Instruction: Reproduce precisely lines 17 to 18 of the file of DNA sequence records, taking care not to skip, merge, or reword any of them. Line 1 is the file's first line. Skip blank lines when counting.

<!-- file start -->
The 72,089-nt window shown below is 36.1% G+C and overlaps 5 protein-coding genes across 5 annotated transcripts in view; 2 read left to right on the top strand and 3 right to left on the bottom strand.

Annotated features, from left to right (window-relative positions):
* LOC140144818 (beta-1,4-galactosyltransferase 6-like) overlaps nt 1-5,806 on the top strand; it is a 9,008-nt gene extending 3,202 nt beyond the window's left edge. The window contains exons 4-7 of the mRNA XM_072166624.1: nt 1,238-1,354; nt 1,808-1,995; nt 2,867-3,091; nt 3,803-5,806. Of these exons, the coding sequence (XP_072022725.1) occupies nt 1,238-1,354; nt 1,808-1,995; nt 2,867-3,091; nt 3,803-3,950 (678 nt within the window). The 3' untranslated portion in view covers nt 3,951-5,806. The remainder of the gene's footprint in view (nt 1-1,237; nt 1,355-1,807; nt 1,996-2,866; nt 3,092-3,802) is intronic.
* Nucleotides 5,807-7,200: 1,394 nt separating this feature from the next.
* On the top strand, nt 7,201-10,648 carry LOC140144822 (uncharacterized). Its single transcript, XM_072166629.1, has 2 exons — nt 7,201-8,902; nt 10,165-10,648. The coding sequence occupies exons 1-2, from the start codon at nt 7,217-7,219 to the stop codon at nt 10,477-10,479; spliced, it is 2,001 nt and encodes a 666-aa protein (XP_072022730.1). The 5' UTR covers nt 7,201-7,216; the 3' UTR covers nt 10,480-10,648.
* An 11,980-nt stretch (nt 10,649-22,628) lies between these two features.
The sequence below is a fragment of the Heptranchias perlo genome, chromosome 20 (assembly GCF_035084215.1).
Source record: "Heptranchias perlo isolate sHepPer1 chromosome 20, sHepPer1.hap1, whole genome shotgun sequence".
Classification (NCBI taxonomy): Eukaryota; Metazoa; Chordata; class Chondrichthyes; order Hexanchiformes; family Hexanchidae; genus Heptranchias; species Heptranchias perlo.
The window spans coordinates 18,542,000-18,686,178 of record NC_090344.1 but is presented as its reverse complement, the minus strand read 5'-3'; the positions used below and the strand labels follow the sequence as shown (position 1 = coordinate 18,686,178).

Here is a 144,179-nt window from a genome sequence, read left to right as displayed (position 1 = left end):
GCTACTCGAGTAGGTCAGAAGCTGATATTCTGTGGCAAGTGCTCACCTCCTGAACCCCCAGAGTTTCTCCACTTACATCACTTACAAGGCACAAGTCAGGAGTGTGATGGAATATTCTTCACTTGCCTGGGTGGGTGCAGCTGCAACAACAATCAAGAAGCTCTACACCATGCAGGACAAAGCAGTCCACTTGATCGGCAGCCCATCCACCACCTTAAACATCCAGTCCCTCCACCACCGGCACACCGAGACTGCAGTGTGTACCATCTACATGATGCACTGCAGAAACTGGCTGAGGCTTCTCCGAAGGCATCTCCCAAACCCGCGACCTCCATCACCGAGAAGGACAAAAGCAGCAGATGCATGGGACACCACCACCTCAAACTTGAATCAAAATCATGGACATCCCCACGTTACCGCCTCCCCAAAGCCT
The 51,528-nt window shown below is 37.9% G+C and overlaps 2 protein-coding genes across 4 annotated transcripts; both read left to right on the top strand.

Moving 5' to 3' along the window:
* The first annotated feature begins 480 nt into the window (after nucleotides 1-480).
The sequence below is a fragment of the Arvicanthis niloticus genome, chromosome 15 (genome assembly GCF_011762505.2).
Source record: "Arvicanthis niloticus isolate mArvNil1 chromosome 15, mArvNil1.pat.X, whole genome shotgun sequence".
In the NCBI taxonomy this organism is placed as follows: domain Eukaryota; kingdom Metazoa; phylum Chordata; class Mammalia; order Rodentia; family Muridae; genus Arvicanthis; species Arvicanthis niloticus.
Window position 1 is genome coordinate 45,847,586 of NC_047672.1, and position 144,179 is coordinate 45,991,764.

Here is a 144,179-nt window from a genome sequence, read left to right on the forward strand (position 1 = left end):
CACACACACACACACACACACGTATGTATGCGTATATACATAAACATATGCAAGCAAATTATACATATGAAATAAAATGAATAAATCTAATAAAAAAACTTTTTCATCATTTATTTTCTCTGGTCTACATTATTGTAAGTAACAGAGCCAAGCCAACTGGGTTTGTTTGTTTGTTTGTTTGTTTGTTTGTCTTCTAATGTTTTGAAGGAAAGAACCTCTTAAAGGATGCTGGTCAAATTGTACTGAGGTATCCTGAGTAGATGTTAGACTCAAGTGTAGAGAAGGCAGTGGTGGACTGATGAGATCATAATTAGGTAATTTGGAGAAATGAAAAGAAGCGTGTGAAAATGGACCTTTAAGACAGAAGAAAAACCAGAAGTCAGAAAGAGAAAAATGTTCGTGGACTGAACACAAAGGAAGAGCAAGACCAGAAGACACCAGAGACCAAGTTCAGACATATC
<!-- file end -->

Source record: "Arvicanthis niloticus isolate mArvNil1 chromosome 15, mArvNil1.pat.X, whole genome shotgun sequence".
In the NCBI taxonomy this organism is placed as follows: domain Eukaryota; kingdom Metazoa; phylum Chordata; class Mammalia; order Rodentia; family Muridae; genus Arvicanthis; species Arvicanthis niloticus.